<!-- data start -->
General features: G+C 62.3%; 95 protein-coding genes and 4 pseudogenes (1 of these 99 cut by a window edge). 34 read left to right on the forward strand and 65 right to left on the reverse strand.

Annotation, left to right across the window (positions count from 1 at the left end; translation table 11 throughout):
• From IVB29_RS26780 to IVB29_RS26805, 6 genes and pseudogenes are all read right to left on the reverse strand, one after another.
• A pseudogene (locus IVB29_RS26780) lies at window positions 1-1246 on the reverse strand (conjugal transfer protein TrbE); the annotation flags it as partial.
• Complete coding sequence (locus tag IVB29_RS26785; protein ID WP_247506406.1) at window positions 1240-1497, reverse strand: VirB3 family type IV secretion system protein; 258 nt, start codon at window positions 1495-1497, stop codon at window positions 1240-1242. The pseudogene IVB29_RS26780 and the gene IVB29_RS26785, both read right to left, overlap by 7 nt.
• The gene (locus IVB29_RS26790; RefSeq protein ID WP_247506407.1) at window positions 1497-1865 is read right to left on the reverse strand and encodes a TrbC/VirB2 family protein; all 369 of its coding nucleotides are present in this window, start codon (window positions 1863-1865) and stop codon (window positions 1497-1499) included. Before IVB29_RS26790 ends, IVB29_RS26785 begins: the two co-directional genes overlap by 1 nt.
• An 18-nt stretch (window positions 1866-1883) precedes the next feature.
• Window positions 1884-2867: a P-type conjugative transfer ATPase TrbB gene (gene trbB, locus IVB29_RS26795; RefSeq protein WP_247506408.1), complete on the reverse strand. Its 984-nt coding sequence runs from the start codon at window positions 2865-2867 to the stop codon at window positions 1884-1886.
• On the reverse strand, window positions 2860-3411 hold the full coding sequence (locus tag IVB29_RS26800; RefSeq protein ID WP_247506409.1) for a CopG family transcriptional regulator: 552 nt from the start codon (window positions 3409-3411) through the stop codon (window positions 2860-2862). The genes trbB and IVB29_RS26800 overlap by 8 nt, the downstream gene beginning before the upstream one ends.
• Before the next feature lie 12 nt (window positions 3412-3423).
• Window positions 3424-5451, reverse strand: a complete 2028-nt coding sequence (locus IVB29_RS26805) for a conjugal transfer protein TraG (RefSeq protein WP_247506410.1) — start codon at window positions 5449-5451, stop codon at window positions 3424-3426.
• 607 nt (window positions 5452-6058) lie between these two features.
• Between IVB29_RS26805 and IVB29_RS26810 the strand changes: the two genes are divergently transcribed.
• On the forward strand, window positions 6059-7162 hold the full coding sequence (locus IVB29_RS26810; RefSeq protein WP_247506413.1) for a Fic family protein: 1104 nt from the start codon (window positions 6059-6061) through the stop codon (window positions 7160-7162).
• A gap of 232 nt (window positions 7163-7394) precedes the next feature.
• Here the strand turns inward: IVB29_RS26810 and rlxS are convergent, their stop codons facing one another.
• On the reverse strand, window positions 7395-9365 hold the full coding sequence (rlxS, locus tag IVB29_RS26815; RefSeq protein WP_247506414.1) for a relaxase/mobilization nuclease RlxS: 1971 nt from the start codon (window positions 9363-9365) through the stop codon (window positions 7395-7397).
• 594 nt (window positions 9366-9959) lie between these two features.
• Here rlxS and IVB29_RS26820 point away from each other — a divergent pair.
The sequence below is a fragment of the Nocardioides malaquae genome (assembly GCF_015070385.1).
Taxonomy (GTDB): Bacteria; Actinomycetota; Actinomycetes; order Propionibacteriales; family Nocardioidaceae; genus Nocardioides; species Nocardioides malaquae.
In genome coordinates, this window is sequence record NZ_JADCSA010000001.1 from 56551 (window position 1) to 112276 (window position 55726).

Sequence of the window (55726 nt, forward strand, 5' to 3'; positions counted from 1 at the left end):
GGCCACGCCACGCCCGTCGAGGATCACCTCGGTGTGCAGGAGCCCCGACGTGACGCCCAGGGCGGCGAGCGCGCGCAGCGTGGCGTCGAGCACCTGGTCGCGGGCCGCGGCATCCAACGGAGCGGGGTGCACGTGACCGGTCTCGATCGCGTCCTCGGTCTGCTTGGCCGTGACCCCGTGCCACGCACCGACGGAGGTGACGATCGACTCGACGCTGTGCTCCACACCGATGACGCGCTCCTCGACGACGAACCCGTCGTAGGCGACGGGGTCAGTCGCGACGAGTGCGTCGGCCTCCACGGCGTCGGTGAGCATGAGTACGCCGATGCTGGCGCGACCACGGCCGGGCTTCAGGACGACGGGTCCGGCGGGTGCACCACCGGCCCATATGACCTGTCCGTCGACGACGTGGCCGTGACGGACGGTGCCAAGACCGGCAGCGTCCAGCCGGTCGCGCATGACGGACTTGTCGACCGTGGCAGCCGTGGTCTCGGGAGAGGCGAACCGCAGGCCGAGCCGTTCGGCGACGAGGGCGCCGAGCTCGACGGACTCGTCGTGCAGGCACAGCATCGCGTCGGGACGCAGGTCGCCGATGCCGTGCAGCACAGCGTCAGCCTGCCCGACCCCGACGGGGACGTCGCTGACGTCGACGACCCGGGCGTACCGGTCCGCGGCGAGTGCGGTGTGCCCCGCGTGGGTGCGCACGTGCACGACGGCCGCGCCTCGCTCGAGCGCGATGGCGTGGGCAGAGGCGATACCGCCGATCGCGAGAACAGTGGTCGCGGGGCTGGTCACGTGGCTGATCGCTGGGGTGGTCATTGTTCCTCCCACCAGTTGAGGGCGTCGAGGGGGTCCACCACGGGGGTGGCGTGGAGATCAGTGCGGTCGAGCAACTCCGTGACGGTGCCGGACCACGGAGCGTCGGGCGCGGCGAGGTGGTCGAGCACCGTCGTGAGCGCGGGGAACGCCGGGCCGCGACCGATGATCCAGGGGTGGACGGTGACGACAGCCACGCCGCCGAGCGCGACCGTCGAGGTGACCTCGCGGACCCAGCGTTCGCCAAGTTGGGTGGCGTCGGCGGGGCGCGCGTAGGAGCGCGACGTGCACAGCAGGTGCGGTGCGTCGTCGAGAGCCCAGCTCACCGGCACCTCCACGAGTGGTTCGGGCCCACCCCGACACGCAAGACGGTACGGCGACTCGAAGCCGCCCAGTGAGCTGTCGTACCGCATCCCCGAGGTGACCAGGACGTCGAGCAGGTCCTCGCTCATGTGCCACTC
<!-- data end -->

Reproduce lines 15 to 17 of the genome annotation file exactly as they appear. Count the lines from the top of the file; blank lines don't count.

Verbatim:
• A gap of 232 nt (window positions 7163-7394) precedes the next feature.
• Here the strand turns inward: IVB29_RS26810 and rlxS are convergent, their stop codons facing one another.
• On the reverse strand, window positions 7395-9365 hold the full coding sequence (rlxS, locus tag IVB29_RS26815; RefSeq protein WP_247506414.1) for a relaxase/mobilization nuclease RlxS: 1971 nt from the start codon (window positions 9363-9365) through the stop codon (window positions 7395-7397).